Mohammad A Wahab1*, Farzana Darain1#, Azharul Karim2 and Jorge N Beltramini1*
1NANOMAC (ARC Nanomaterials Centre) AIBN, UQ, 1#Australian Institute of Bioengineering and Nanotechnology (AIBN), The University of Queensland, St Lucia, Brisbane, QLD 4072, Queensland, Australia 2Chemistry, Physics and Mechanical Engineering, Science and Engineering Faculty, Queensland University of Technology, 2 George Street, QLD 4001 Australia
Received: 25 May, 2015; Accepted: 31 July, 2015; Published: 05 August, 2015
Mohammad A Wahab, NANOMAC (ARC Nanomaterials Centre) AIBN, UQ, Australian Institute of Bioengineering and Nanotechnology (AIBN), The University of Queensland, St Lucia, Brisbane, QLD 4072, Queensland, Australia, Tel: +6133463817; Fax: +61 7 3346 397; E-mail:
Wahab MA, Darain F, Karim A, Beltramini JN (2016) Nano-Confined Synthesis of Fullerene Mesoporous Carbon (C60-FMC) with Bimodal Pores: XRD, TEM, Structural Properties, NMR, and Protein Immobilization. Int J Nanomater Nanotechnol Nanomed 2(1): 001-008. DOI: 10.17352/2455-3492.000006
© 2015 Wahab MA. This is an open-access article distributed under the terms of the Creative Commons Attribution License, which permits unrestricted use, distribution, and reproduction in any medium, provided the original author and source are credited.
Nanoconfined synthesized crystalline fullerene mesoporous carbon (C60-FMC) with bimodal pore architectures of 4.95 nm and 10-15 nm pore sizes characterized by XRD, TEM, nitrogen adsorption/desorption isotherm and solid-state NMR, and the material was used for protein immobilization. The solid-state 13C NMR spectrum of C60-FMC along with XRD, BET and TEM confirms the formation of fullerene mesoporous carbon structure C60-FMC. The immobilization of albumin (from bovine serum, BSA) protein biomolecule in a buffer solution at pH 4.7 was used to determine the adsorption properties of the C60-FMC material and its structural changes investigated by FT-IR. We demonstrated that the C60-FMC with high surface area and pore volumes have excellent adsorption capacity towards BSA protein molecule. Protein adsorption experiments clearly showed that the C60-FMC with bimodal pore architectures (4.95 nm and 10-15 nm) are suitable material to be used for protein adsorption.
The immobilization of biomolecules onto porous solid supports has attracted much attention due to its scientific, technological importance and application in many areas, such as bio catalysis, separation and transport, immobilization, advanced materials (electrode materials), adsorption science, and nanobiotechnology [1-9]. Meanwhile, different porous solid materials (silica, inorganic oxides, carbon etc.) have been considered as support for the adsorption of biomolecules [1-3]. For example, much progress on the adsorption of biomolecules onto nanoporous silica materials has been reported but the use of porous silica supports usually deteriorate the native characteristics of a protein molecule and even leads to the loss of its coherent structure due to the electrostatic interactions between the –OH groups of silica and the surface charge on the amino acid residues on the surface of the proteins [1-10]. It was also reported that the structure of the porous silica adsorbent in aqueous media is not stable due to the hydrolysis of their siloxane bridges (≡Si-O-Si≡) although the efficiency of biochemical devices largely depends on the stability of solid supports/adsorbents and solid support-protein interactions [1-8,11]. Therefore, new porous adsorbents structures need to be found that can be effectively used in the development of nanobiomedical devices. In this context, recently thermo-mechanically robust porous carbon materials that are very suitable for bio-applications have received much attention due to their unique characteristics, namely: a large specific surface area and high pore volume with pore sizes distribution that can be tuned over a wide pore range of 2 nm to > 50 nm . At the same time, several examples of enzyme immobilization and biomolecules or drugs adsorption on mesoporous carbons have been reported in the literatures [13-20]. It is also observed that mesoporous carbon materials exhibited better performance for these applications than that of counterpart silica material. Then, instead of using a conventional carbon source as mentioned above [1-4,12-20] it will be necessary to find a new carbon source to create a new mesoporous carbon solid framework that will improve the adsorption of biomolecules. As such, Fullerenes (C60) as carbon source consists of nanoscopic building block with surface tailorable that can give unique functionalities to the mesoporous carbon framework [21-23]. Previously, fullerene C60 has been partly used along with porous silica for extending their surface functionalities [24-32] but C60 has not been reported to be used as sole carbon source for preparing fullerene mesoporous carbon that can be useful for protein immobilization.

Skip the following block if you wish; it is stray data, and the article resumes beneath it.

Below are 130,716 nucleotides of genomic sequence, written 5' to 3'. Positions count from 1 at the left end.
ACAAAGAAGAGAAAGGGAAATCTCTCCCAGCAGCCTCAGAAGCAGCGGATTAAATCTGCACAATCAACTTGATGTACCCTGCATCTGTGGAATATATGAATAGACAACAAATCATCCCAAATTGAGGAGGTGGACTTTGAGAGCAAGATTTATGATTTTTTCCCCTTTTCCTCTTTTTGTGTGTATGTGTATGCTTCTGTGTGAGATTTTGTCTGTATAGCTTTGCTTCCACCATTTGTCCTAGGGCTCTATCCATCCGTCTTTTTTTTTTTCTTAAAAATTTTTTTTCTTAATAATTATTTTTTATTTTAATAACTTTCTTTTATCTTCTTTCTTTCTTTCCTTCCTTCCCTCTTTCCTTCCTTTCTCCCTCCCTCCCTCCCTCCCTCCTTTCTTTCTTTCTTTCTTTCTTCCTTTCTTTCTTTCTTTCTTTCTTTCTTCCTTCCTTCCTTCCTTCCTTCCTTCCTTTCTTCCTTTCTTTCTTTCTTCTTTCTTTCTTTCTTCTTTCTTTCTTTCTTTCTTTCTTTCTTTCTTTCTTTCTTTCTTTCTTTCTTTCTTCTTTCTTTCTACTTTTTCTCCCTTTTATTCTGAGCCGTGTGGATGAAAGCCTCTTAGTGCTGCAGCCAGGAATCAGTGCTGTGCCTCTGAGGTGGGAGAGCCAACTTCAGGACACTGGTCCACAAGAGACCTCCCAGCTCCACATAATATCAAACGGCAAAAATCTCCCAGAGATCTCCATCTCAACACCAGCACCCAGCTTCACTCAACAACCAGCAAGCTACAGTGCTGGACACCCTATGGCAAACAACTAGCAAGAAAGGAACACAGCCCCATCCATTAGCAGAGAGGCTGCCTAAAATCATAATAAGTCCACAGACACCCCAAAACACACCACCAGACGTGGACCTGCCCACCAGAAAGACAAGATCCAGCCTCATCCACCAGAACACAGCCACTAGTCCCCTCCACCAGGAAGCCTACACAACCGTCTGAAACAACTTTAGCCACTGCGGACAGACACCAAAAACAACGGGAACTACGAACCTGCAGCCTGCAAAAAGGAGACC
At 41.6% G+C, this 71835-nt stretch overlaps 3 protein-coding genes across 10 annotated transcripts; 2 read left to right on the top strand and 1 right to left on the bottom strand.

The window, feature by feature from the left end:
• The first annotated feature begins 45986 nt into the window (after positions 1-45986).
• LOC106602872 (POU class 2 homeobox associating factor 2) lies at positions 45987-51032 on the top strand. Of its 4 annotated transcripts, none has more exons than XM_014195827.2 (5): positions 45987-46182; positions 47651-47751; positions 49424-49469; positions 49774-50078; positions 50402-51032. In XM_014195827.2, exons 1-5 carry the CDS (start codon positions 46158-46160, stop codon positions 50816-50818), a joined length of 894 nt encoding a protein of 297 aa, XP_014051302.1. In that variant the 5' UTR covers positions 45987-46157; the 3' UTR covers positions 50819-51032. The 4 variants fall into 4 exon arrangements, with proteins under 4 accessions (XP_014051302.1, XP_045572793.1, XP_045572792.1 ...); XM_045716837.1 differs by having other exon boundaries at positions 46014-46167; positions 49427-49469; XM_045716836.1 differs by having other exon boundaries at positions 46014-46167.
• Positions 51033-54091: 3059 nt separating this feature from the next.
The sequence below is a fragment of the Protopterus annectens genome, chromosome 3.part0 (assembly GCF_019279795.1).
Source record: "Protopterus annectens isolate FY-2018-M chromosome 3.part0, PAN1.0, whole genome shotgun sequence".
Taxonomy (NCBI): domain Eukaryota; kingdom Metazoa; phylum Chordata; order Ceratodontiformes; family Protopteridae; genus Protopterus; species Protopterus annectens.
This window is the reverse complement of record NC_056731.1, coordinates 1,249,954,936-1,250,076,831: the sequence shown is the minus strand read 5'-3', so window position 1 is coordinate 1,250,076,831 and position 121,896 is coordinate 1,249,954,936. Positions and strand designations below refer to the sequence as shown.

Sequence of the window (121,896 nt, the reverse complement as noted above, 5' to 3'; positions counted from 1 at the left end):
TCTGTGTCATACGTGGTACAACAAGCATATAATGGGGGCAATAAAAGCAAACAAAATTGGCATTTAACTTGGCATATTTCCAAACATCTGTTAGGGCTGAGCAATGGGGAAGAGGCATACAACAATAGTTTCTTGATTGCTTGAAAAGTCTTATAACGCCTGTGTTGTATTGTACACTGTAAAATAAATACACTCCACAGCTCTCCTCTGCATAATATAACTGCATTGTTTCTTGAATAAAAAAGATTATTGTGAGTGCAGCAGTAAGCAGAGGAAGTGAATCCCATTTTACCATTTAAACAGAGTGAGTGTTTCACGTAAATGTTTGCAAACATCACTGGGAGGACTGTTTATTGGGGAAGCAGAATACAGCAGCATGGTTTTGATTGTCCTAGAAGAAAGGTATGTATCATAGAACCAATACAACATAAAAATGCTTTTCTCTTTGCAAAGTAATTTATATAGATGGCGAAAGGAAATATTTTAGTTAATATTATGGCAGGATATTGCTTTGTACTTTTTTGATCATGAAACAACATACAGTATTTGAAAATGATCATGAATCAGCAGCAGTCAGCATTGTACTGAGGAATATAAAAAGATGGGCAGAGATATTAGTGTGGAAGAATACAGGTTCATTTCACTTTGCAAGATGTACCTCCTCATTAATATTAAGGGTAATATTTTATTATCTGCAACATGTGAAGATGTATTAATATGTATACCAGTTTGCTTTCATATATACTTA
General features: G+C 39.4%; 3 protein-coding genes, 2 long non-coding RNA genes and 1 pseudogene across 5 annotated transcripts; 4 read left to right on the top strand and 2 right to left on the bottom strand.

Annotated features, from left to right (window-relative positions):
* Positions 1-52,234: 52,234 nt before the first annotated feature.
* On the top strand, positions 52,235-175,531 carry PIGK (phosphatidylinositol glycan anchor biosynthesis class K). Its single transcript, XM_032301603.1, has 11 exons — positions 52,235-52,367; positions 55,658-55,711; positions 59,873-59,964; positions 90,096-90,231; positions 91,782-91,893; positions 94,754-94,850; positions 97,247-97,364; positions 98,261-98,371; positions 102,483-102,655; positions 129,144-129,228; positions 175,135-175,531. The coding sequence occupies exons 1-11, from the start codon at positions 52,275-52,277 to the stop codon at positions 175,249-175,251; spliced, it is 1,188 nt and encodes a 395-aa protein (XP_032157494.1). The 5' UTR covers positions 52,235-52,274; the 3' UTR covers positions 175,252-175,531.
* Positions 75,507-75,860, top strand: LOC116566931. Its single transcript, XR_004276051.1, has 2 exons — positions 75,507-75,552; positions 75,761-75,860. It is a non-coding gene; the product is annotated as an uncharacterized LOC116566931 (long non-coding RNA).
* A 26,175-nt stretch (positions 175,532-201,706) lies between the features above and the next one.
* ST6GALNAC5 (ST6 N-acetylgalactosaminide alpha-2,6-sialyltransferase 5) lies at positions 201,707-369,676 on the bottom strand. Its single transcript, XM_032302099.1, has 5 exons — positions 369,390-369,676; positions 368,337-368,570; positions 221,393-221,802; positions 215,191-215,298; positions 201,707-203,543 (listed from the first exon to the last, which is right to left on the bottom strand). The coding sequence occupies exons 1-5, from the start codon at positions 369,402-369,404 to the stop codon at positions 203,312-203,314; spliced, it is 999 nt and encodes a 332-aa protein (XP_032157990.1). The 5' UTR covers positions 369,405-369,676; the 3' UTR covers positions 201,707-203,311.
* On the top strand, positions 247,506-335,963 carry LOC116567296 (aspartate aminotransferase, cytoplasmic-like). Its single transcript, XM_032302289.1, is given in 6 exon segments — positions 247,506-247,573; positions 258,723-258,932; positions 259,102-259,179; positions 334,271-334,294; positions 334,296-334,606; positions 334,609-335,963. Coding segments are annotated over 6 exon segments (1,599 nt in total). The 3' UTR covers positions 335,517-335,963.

With this concept in mind, this paper, successfully demonstrate the use of fullerene C60 as carbon source to prepare a new class of fullerene mesoporous carbon (C60-FMC) with bimodal pore architectures via pore filling method and its properties for protein immobilization.
Tetraethylorthosilicate (TEOS), Pluronic surfactant P123 (EO20PPO70EO20), Fullerene C60, Trimethylbenzene (TMB) and Albumin from Bovine serum (BSA) from Sigma-Aldrich were used as received without further purification.
Synthesis of mesoporous SBA-15 silica nano-hard template
In order to prepare mesoporous SBA-15 template, first 2 g of Pluronic surfactant P123 (EO20PPO70EO20) was stirred in 60 ml of 2M HCl at 38 oC for 2 h for making a homogenous solution. Then 4.2 g of TEOS precursor was added to the above surfactant containing acidic solution. The mixture was stirred for only 6-8 min and then left the solution to stand for 24 h at 38 oC [29,30]. The mixture was subsequently transferred into an autoclave for another 24 h at 100 oC. The as-synthesized SBA-15 silica was collected by filtration, dried and then calcined at 550 oC for 6 h in air to remove surfactant.
Nano-confined synthesis of fullerene mesoporous carbon (C60-FMC)